“What would happen if one woman told the truth about her life? / The world would split open.”
Poet Muriel Rukeyser

Monday, August 11, 2008

Reflections on Chrysallis: part 3

In the spring of 1994 I was deep into the process of discerning a return to school, graduate school. My research had led me to know what kind of degree I wanted, now all I had to do was figure out where to get the dual degree. One seminary in my area offered this dual degree in conjunction with a Jesuit University, but it was not the seminary of my denomination. Thankfully all the local seminaries had an agreement: students could enroll in one but take classes at other seminaries. My tentative plan was to enroll in the one offering the dual degree but take as many classes as possible at the seminary across the street, the Episcopal seminary.

Sometime in March or April I received an invitation from the Episcopal Seminary to attend a "Discerning Your Vocation" weekend. I signed up immediately. The weekend included a Friday afternoon tour, attend classes, and worship. Saturday offered a variety of small group discussions on the various kinds of ministry: lay, ordained, priest, deacon, etc. There was also a variety of tables with materials and questions and answer sessions for lay and ordained ministries.

I remember two things about this weekend. The first thing is the worship. The chapel at the seminary had pews that faced one another across a center aisle. At one end was the altar, high up on limestone steps. The other end, the entrance had a baptismal font, organ, and piano. We sat in between. It was gothic, dark, chilly, and awesome. I felt as if I could sense all the prayers that had been prayed in that space over the years. And now my prayers were being added. I knew no one. I was there on my own, alone. The preacher at our evening Eucharist was a woman. This was the very first time I had experienced a woman priest preaching and probably presiding over the Eucharist, although I don't remember that for certain. I don't remember what she said, what the scripture was, nor any points she made in her sermon. What I remember was her presence. I was thunderstruck. Wow, I thought. I could never be like that, but if I could...wow!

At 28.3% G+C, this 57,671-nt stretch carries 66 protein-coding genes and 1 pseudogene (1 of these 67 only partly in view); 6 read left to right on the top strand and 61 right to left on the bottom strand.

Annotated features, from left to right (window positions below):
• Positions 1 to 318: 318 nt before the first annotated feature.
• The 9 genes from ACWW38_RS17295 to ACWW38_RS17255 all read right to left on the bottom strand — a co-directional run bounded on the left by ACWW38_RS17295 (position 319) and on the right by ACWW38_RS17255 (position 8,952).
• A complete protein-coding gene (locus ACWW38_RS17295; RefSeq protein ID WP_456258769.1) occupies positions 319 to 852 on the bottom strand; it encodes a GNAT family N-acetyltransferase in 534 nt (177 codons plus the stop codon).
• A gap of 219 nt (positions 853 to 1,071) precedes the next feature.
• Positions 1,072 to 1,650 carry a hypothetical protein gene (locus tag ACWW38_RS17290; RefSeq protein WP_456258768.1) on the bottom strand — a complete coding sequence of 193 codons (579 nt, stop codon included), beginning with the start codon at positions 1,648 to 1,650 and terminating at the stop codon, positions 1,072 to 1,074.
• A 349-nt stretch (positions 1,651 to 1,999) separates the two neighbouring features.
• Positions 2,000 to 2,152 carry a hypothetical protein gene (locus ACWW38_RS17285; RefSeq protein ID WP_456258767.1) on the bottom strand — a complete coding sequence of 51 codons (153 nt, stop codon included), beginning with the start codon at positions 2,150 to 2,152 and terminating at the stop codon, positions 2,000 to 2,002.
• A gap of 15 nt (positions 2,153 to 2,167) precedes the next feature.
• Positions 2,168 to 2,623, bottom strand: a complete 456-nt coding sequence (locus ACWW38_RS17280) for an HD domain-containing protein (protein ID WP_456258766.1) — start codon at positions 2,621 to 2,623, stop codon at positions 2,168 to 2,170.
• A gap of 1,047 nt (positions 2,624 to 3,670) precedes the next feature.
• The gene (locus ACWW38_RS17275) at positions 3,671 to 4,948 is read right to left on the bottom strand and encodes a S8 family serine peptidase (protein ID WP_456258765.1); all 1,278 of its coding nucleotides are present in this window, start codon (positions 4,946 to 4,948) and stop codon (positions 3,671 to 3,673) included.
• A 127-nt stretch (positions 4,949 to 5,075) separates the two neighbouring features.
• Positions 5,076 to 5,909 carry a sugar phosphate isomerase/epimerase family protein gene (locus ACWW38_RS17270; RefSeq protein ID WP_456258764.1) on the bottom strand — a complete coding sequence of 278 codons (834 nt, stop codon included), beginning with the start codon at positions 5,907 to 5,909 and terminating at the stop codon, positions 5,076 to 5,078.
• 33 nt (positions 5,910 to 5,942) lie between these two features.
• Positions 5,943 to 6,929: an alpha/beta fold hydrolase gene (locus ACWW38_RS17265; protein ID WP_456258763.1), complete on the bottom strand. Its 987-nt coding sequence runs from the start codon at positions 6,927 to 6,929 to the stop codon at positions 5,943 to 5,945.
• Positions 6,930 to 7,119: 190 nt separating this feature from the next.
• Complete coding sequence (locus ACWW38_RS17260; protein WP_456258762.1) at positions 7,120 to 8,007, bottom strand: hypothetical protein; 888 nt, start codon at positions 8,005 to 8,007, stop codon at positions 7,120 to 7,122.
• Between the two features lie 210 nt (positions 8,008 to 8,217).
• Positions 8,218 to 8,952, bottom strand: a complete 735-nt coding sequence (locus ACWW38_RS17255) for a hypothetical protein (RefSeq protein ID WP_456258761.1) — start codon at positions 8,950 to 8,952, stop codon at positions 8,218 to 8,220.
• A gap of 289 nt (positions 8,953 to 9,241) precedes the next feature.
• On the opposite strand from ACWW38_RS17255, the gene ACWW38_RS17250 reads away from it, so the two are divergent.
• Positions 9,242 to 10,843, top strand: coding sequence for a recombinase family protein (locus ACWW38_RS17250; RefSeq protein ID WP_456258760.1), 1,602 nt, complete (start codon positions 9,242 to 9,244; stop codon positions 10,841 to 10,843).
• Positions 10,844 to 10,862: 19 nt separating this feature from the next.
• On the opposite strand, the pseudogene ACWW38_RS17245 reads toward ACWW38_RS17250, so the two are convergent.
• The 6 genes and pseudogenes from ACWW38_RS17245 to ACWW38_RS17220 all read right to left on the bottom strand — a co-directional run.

Later on I discussed this experience with my therapist. I told her how this woman priest had blown me away - her confidence....her assuredness...her down to earthiness...her strength....all conveyed in her poise, her long wild hair, her birkentocks, her voice, and the fact that she preached with out notes. She preached by pacing the chancel step unpacking the scripture for us. I think I was most taken by her keen intellect. Up to that point in time I had never met a woman who came across so intelligent. Oh, I though, I could never be like that...BUT if I could. If I could have that kind of strength and confidence and poise, and intellect. (True, I was forgetting about the woman minister who married me and D, but then, I had never seen her in worship, only presiding at our wedding and then my mind was elsewhere).

This was the first image I had of what it might be like to be ordained, and this time I was scared, but also captivated by something beyond myself, like gravity pulling me in a direction over which I had no control.

A year later, when I lived at the seminary, my daughter became friends with the daughter of this woman priest. And over the years I have come to know her a little. She and I now participate in a Feminist Theology blog and email occasionally....but I am getting ahead of myself.

So, now I had an image of a woman as priest...and I was awestruck by the possibility. But the next day, Saturday, would prove to be even more incredible.